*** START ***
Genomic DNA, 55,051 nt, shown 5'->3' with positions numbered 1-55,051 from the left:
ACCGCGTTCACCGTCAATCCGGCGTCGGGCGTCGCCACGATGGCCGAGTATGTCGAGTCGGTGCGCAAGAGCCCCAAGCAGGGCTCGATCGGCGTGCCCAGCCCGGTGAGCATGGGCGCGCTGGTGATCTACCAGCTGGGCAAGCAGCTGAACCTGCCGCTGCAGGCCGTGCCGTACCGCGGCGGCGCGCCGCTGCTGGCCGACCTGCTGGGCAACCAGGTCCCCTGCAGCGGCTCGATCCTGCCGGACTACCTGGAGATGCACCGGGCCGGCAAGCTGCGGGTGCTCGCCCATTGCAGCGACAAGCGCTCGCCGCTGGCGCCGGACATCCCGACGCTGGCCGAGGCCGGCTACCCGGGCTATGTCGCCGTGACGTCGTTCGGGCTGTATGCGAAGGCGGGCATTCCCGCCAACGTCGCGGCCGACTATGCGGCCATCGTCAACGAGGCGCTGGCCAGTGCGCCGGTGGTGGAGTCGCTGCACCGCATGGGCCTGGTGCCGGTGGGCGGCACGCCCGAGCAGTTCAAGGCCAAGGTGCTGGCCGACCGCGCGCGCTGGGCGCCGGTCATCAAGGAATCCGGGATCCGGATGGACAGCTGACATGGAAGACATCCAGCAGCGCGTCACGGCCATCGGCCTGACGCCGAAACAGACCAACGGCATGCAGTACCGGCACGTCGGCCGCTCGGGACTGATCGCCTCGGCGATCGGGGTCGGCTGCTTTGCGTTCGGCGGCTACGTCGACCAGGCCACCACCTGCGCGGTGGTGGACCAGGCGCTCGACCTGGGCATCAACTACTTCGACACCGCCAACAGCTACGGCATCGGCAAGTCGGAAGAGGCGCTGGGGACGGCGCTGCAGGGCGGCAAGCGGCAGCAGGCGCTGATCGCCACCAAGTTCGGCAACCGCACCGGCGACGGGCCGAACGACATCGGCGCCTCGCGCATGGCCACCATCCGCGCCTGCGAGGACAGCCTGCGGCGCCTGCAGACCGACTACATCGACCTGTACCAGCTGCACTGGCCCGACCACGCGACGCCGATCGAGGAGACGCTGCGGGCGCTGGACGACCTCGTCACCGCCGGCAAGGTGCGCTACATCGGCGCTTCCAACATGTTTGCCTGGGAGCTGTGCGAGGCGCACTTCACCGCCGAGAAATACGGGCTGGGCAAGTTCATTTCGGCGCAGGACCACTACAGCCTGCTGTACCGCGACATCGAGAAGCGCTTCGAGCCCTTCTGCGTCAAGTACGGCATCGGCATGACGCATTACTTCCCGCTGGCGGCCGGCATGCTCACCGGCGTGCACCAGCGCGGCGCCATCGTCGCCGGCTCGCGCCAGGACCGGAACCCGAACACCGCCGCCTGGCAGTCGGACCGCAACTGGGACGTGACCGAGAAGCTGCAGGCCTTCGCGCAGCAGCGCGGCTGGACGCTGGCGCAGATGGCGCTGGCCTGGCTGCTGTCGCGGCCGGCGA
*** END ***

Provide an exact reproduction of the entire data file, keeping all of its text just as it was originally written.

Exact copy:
Genomic DNA, 55,051 nt, shown 5'->3' with positions numbered 1-55,051 from the left:
ACCGCGTTCACCGTCAATCCGGCGTCGGGCGTCGCCACGATGGCCGAGTATGTCGAGTCGGTGCGCAAGAGCCCCAAGCAGGGCTCGATCGGCGTGCCCAGCCCGGTGAGCATGGGCGCGCTGGTGATCTACCAGCTGGGCAAGCAGCTGAACCTGCCGCTGCAGGCCGTGCCGTACCGCGGCGGCGCGCCGCTGCTGGCCGACCTGCTGGGCAACCAGGTCCCCTGCAGCGGCTCGATCCTGCCGGACTACCTGGAGATGCACCGGGCCGGCAAGCTGCGGGTGCTCGCCCATTGCAGCGACAAGCGCTCGCCGCTGGCGCCGGACATCCCGACGCTGGCCGAGGCCGGCTACCCGGGCTATGTCGCCGTGACGTCGTTCGGGCTGTATGCGAAGGCGGGCATTCCCGCCAACGTCGCGGCCGACTATGCGGCCATCGTCAACGAGGCGCTGGCCAGTGCGCCGGTGGTGGAGTCGCTGCACCGCATGGGCCTGGTGCCGGTGGGCGGCACGCCCGAGCAGTTCAAGGCCAAGGTGCTGGCCGACCGCGCGCGCTGGGCGCCGGTCATCAAGGAATCCGGGATCCGGATGGACAGCTGACATGGAAGACATCCAGCAGCGCGTCACGGCCATCGGCCTGACGCCGAAACAGACCAACGGCATGCAGTACCGGCACGTCGGCCGCTCGGGACTGATCGCCTCGGCGATCGGGGTCGGCTGCTTTGCGTTCGGCGGCTACGTCGACCAGGCCACCACCTGCGCGGTGGTGGACCAGGCGCTCGACCTGGGCATCAACTACTTCGACACCGCCAACAGCTACGGCATCGGCAAGTCGGAAGAGGCGCTGGGGACGGCGCTGCAGGGCGGCAAGCGGCAGCAGGCGCTGATCGCCACCAAGTTCGGCAACCGCACCGGCGACGGGCCGAACGACATCGGCGCCTCGCGCATGGCCACCATCCGCGCCTGCGAGGACAGCCTGCGGCGCCTGCAGACCGACTACATCGACCTGTACCAGCTGCACTGGCCCGACCACGCGACGCCGATCGAGGAGACGCTGCGGGCGCTGGACGACCTCGTCACCGCCGGCAAGGTGCGCTACATCGGCGCTTCCAACATGTTTGCCTGGGAGCTGTGCGAGGCGCACTTCACCGCCGAGAAATACGGGCTGGGCAAGTTCATTTCGGCGCAGGACCACTACAGCCTGCTGTACCGCGACATCGAGAAGCGCTTCGAGCCCTTCTGCGTCAAGTACGGCATCGGCATGACGCATTACTTCCCGCTGGCGGCCGGCATGCTCACCGGCGTGCACCAGCGCGGCGCCATCGTCGCCGGCTCGCGCCAGGACCGGAACCCGAACACCGCCGCCTGGCAGTCGGACCGCAACTGGGACGTGACCGAGAAGCTGCAGGCCTTCGCGCAGCAGCGCGGCTGGACGCTGGCGCAGATGGCGCTGGCCTGGCTGCTGTCGCGGCCGGCGA